Newsletter May 7, 2018

Shorter one today because we spent the weekend out in the sun at Camp Pendalouan celebrating my brother-in-law and sister-in-law’s wedding. We had our wedding there 6 years ago and it was lovely to be back without needing to also do all the extremely fun and draining things one needs to do on their wedding weekend.

If you want to see a lot of pictures from this past weekend you can check out instagram feed. Lots of my cute kid AND a video of a tiny turtle in there if you need enticing.

Other Newsletters

  • Ed’s Vaccuum Newsletter – Ed reminds everyone that the Cobblestone Farm Market starts back up this month. I’m a nice evening stroll away from that and looking forward to it!
  • Patti’s Newsletter: Newsletter for May 6, 2018 – Hanging Out with Teacher Patti – I liked this tidbit “Best burn of 1898 comes from the Ann Arbor Argus who says that the fifth graders in Grass Lake have several ways to spell the word “icicle”, including “icesickles”, “icycycles” and “icecickles.” Concludes the paper–“that’s pretty good spelling for Grass Lake.” [ed. note: Grass Lake needed some ice after that sick burn!]”
  • CivCity’s Newsletter: Time to Vote Local! – if you’re at all civically minded and in Ann Arbor you should subscribe to this! It’s a great overview of what’s happening in the city including the upcoming May 8th vote!

DTE Riverfront Development

DTE unveils plan for $75M riverfront redevelopment in Ann Arbor |

This is great! I wish it was 500 affordable condos instead, but am happy to see SOMETHING done with that land. Lowertown has had two huge pockets of undeveloped and fenced off land since we moved here 9 years ago. Between the riverfront development and the project going in at Plymouth and Maiden Lane (1140 Broadway project) it’ll be a nice change to that area.

Vote Tomorrow, May 8th!

Please vote! Like, come on, this is the least you can do.

I’m guessing turnout will be low at this one because for most of the city it’s “just” about a tax thing. has more info on it:

Ann Arbor Votes

Spaces After Periods

There was a study floating around this past week about how using two periods after spaces was actually correct because they did a Science about it. Unfortunately, the study was about some specific circumstances where it might be true and then the “reporting” morphed that into “Always use two now!”

Turns out…

@VGR on Twitter:

“Most notably, the test subjects read paragraphs in Courier New, a fixed-width font similar to the old typewriters, and rarely used on modern computers.” has a great overview of all the other issues with drawing some vast conclusion on who is RIGHT forever and ever from this study:

Are two spaces better than one? | Butterick’s Practical Typography

“True, the re­searchers found that putting two spaces af­ter a pe­riod de­liv­ered a “small” but “sta­tis­ti­cally … de­tectable” im­prove­ment in read­ing speed—about 3%—but cu­ri­ously, only for those read­ers who al­ready type with two spaces. For ha­bit­ual one-spac­ers, there was no ben­e­fit at all.”

I agree with them that studies like this are important to do. They often don’t surface new information that typographers don’t already know, but sometimes they do!

More broadly: typography should always be about legibility first. Once that it satisfied we can have a number of fun discussions and arguments about the design of it. It’s gotta be readable though. I personally think that modern variable width fonts are very good at handling spacing issues automatically for you though.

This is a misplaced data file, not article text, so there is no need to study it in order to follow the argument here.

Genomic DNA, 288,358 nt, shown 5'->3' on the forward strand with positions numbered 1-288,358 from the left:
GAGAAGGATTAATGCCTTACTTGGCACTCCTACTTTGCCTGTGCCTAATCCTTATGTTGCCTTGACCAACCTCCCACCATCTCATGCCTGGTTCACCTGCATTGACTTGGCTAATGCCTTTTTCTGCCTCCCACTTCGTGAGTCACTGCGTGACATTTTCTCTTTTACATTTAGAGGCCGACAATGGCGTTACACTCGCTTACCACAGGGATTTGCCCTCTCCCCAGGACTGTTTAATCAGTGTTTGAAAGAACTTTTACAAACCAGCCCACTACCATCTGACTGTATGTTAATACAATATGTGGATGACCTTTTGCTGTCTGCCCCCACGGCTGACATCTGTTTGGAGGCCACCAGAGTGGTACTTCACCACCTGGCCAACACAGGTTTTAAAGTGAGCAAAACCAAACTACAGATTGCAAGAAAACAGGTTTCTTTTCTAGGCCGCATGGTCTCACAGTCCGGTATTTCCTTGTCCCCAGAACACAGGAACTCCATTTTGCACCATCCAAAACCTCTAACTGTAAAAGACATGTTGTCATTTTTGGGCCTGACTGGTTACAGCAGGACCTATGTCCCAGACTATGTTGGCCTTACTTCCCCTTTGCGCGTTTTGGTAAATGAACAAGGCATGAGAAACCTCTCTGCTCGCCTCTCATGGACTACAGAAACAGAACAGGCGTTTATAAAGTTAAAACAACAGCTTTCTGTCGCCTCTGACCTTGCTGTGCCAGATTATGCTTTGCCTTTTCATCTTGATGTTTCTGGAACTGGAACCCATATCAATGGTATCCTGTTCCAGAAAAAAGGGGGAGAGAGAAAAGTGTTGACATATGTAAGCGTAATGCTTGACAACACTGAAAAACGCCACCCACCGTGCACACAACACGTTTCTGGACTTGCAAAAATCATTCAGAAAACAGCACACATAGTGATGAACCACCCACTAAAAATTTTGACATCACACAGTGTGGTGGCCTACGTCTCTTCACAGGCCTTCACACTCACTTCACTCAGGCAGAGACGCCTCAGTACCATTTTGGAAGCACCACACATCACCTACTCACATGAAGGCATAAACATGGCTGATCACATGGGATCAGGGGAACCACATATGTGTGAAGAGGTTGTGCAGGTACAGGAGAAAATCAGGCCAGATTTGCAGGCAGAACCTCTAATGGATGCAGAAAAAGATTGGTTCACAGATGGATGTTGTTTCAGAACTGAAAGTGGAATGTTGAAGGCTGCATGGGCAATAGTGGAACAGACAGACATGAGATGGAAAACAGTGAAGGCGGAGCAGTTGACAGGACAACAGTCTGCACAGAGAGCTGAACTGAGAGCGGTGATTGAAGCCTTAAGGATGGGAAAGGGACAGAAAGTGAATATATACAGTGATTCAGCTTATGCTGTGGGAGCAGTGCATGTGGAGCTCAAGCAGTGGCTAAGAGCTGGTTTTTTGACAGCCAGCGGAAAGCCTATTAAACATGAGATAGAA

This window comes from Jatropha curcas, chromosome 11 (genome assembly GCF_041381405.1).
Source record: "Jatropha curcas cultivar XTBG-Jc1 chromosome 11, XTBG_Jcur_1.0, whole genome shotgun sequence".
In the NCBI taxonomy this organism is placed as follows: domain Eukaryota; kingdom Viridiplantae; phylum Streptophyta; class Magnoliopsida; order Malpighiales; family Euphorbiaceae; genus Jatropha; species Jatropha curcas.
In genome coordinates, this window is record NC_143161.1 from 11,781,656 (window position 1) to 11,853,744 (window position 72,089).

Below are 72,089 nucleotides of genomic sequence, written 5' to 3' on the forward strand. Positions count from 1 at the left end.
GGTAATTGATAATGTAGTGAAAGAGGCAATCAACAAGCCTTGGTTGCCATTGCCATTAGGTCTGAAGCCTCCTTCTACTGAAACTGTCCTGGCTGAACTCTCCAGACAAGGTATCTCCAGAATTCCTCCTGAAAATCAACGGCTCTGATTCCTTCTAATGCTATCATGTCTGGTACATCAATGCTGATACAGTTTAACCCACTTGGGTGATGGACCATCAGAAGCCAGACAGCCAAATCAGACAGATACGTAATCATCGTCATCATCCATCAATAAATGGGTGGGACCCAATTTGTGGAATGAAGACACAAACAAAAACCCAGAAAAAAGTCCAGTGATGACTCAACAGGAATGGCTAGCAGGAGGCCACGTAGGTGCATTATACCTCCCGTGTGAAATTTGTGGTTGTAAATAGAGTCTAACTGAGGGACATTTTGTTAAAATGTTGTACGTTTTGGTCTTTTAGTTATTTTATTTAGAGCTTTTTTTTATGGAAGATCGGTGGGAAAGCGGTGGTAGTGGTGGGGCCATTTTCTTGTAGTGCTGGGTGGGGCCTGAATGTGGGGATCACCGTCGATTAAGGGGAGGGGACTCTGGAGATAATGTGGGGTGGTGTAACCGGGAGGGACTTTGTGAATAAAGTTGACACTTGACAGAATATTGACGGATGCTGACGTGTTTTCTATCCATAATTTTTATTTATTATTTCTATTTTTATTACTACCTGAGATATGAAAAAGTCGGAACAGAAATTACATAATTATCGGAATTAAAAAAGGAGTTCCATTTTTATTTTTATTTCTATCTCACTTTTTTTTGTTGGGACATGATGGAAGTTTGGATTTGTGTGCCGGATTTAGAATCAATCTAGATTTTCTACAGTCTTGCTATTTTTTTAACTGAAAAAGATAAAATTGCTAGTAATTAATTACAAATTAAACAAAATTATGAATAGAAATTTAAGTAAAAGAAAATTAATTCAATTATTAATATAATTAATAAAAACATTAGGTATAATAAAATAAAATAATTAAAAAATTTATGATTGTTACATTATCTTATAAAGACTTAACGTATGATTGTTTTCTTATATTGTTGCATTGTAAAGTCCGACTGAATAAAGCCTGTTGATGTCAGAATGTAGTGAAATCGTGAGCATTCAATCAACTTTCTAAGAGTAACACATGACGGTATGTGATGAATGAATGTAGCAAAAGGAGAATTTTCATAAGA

Susu the cat

“We’re back home. The cat had her first weekend home alone after her sister died. She was soooo happy to see us. All the meows and purring.”

After CATACA died one of our main concerns was how her sister, Susu, would handle the transition. She’s mellowed out considerably, which was a surprise. It seems that in an attempt to assert who was alpha cat they were attacking each other more than we thought. They, sadly, never got a chance to really figure it out.

We were gone this weekend at a wedding and when we got back Susu greeted us more affectionately than I’ve ever seen her. We collapsed and watched TV the rest of the night and she was on top of one of us the entire time.

The Curse of Getting a Good Gmail Address

I have the gmail address for my first initial and last name. This is really easy to remember, easy to tell people about, and for some reason every other C Salzman in the world uses it when they sign up for stuff. The latest was getting Clay’s travel itinerary:

“I hope Clay Salzman didn’t need this itinerary email from his airline. He sure did send it to me and not him.”

I’ve gotten a lot of receipts for various things over the years. At one point I was getting emails in Spanish being sent to Carlos, who is apparently a businessperson of some sort. One time I got biopsy results for someone that I hastily replied back that they weren’t for me and deleted without looking at.

If you have a similar situation I’d love to hear about it. Emails you have received but really shouldn’t are my favorite genre of weird emails stories.

Rewarding Rage

This thread about how algorithms reward anger and outrage is worth reading:

I’ve been thinking a lot lately about how if you get angry, the internet rewards you. And how algorithms have undoubtedly been tuned to heighten this in ways we’ll never fully know. And even if we did know…

@histoftech on the rewards of public anger

Next time you fire up twitter take a look at how many tweets being shown to you are based around anger, outrage, and/or fear. Yes, the world is bad, but goodness, what the Algorithm shows us is something to behold.

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